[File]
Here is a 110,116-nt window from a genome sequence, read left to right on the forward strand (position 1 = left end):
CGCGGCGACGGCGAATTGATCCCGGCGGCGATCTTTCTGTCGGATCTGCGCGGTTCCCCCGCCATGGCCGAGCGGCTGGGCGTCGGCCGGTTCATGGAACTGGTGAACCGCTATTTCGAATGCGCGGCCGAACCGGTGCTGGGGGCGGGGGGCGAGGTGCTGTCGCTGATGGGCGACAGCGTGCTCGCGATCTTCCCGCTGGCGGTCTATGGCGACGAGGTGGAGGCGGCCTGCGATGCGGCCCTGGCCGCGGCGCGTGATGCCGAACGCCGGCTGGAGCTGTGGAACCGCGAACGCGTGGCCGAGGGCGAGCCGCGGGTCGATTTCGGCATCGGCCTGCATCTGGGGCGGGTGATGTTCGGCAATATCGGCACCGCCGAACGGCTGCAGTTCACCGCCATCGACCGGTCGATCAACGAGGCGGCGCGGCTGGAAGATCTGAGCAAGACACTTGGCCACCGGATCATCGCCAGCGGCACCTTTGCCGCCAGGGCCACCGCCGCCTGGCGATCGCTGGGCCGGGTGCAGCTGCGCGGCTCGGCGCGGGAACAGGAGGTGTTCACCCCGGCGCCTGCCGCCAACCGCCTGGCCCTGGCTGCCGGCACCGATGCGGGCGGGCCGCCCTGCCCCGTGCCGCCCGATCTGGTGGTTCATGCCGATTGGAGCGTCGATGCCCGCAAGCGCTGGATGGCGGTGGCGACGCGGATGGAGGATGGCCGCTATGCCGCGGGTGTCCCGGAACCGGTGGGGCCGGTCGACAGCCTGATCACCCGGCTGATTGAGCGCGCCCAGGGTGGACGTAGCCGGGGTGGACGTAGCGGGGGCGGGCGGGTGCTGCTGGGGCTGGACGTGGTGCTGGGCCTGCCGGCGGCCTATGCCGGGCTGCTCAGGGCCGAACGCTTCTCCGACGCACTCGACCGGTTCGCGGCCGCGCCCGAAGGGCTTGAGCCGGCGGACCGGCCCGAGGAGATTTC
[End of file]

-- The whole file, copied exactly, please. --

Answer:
Here is a 110,116-nt window from a genome sequence, read left to right on the forward strand (position 1 = left end):
CGCGGCGACGGCGAATTGATCCCGGCGGCGATCTTTCTGTCGGATCTGCGCGGTTCCCCCGCCATGGCCGAGCGGCTGGGCGTCGGCCGGTTCATGGAACTGGTGAACCGCTATTTCGAATGCGCGGCCGAACCGGTGCTGGGGGCGGGGGGCGAGGTGCTGTCGCTGATGGGCGACAGCGTGCTCGCGATCTTCCCGCTGGCGGTCTATGGCGACGAGGTGGAGGCGGCCTGCGATGCGGCCCTGGCCGCGGCGCGTGATGCCGAACGCCGGCTGGAGCTGTGGAACCGCGAACGCGTGGCCGAGGGCGAGCCGCGGGTCGATTTCGGCATCGGCCTGCATCTGGGGCGGGTGATGTTCGGCAATATCGGCACCGCCGAACGGCTGCAGTTCACCGCCATCGACCGGTCGATCAACGAGGCGGCGCGGCTGGAAGATCTGAGCAAGACACTTGGCCACCGGATCATCGCCAGCGGCACCTTTGCCGCCAGGGCCACCGCCGCCTGGCGATCGCTGGGCCGGGTGCAGCTGCGCGGCTCGGCGCGGGAACAGGAGGTGTTCACCCCGGCGCCTGCCGCCAACCGCCTGGCCCTGGCTGCCGGCACCGATGCGGGCGGGCCGCCCTGCCCCGTGCCGCCCGATCTGGTGGTTCATGCCGATTGGAGCGTCGATGCCCGCAAGCGCTGGATGGCGGTGGCGACGCGGATGGAGGATGGCCGCTATGCCGCGGGTGTCCCGGAACCGGTGGGGCCGGTCGACAGCCTGATCACCCGGCTGATTGAGCGCGCCCAGGGTGGACGTAGCCGGGGTGGACGTAGCGGGGGCGGGCGGGTGCTGCTGGGGCTGGACGTGGTGCTGGGCCTGCCGGCGGCCTATGCCGGGCTGCTCAGGGCCGAACGCTTCTCCGACGCACTCGACCGGTTCGCGGCCGCGCCCGAAGGGCTTGAGCCGGCGGACCGGCCCGAGGAGATTTC